Law enforcement agencies from across the North Country took part in...
The Department of Corrections will close two more prisons this year, bringing to a total of nine the number...
Frankenpine and Big Slyde are two bands with deep roots in the North Country. The members of Big Slyde all live in the Saranac Lake area. And while Frankenpine is based in Brooklyn, several of its members lived in the tri-lakes area for years. Another thing the two bands have in common is Jeff Oehler, the co-owner of Beehive Productions in Saranac Lake. He served as the engineer on both bands’ new CDs.
“The commonalities certainly are the acoustic instrumentation and there’s a lot of overlap in that area. Musically speaking, they’re doing quite different things. It’s a little bit hard to put your finger on describing what those differences are,” said Oehler. “Big Slyde, for example, is very groove-oriented and very bouncy, if you will. There’s a lot of improvisation that goes in a very different direction from the kind of improvisation and song-writing direction that Frankenpine comes from.”
Oehler explained that Frankenpine has four or five vocalists that all trade off on lead and background as well as on songwriting. “Really they’re coming from two very, very different places, but they do sit very well and comfortably together and complement each other very well,” said Oehler of the two bands.
In addition to his Saranac Lake studio, Oehler takes his multi-track recording set-up on the road. He records concerts and festivals all along the east coast. This portability came in handy for Frankenpine’s new CD. Ned Rauch plays guitar and mandolin with the group and, when the time came to do more recording, decided not to book a studio; instead, he booked his parents’ house, which is an old, converted barn in the Hudson Valley.
“We had a good time in the studio last time around, but we also thought that it was a little bit constraining and we wanted to not be so aware of the meter running constantly, which you are in a recording studio. It adds up pretty quickly,” said Rauch. “And I’ve played music in my parents’ house a lot and the band all got together and went to test it out there, and it turns out the instruments all sounded really good in this room.”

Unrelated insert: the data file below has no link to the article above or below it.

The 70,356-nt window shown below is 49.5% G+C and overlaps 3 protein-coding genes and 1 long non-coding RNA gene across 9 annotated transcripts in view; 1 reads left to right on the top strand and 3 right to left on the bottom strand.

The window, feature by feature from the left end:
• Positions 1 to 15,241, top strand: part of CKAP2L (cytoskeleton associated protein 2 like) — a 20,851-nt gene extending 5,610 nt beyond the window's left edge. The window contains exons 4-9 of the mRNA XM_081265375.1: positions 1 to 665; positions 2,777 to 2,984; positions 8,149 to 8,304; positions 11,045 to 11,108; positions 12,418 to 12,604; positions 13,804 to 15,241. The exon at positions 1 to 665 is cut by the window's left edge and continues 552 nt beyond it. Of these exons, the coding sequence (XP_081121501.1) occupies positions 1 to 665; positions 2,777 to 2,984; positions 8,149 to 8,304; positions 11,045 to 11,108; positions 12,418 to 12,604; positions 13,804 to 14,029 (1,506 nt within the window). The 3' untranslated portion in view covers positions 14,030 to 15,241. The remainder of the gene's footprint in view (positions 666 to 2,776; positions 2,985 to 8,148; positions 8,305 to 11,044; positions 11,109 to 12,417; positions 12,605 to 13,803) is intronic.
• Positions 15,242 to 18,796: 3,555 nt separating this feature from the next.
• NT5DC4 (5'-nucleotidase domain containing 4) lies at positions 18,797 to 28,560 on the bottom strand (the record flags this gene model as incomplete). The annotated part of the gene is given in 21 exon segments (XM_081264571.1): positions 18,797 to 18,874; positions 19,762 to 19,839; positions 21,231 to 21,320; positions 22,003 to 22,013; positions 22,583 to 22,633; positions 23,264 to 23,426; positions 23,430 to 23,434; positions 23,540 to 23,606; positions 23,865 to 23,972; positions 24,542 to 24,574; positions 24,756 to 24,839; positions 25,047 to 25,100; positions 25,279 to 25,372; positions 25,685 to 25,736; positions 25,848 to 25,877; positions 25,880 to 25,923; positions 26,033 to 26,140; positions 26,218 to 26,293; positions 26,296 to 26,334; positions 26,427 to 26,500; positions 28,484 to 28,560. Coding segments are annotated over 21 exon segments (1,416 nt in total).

The band members decided to camp out there for about 10 days, and they either took off from work or commuted from the city. Rauch said, “We could have sort of a sit-in, I guess, with all of our instruments and not have to worry about the meter running and just record when we felt that we were in a good spot.”
Unlike Frankenpine, Big Slyde has a bit of a funkier sound, and they use some instruments not normally found in traditional music such as bouzouki and cello. Mikey Portal, the group’s guitarist, said, “When it came to different instruments coming in, if it worked on a personal level and it worked sonically, we were more than happy to keep going with it. I think that’s helped us sort of step away or take a road less travelled, which for me is very exciting because I never wanted to sound typical or generic or fit into a certain box easily. So I think it’s helped us be more creative and develop a more unique sound and for that, I’m excited.”
When singer and bouzouki player Hannah Doan steps up to the microphone, the band steps even further away from tradition and even dabbles in motown. Portal said, “She has just such a natural, soulful voice, and it’s so fun to put banjo in particular underneath these old Motown tunes. It’s fun, it gets people moving and Hannah just knocks it out of the park with her voice. So yeah, like I said, we’re open to anything; if it works, it works. We try to keep it light and fun; even though we take the music serious, it’s great to have twists and turns and sort of surprise people. And if we do do covers, we like to make them sort of our own or at least something you wouldn’t expect from our band.”
Frankenpine released their last CD just over a year ago. Rauch says that in that short time, the five members of the band have spread out the writing and playing responsibilities to give this new record an even more cohesive sound. Rauch and Matthew and Kim Chase did the majority of the writing for the last CD. “We were all really excited to record these songs,” Rauch said. “I guess this time around, it was really exciting because everybody in the band contributed as a songwriter which wasn’t the case last time around so much.”
Bass player Colin DeHond had just joined the band when the last CD was recorded. “This time around, he was able to write some songs and contribute that way,” said Rauch. He added that his wife, Liz Bisbee, also began to develop as a songwriter and said, “There’s all these different perspectives and all these different voices coming into play, and we were all really excited to get together and hammer them out.”
Frankenpine’s new CD is titled “In That Black Sky,” and Big Slyde’s is called “Honey Gold.” They plan to host a joint CD release party this Saturday evening at 7:30 p.m. at the Lake Placid Center for the Arts.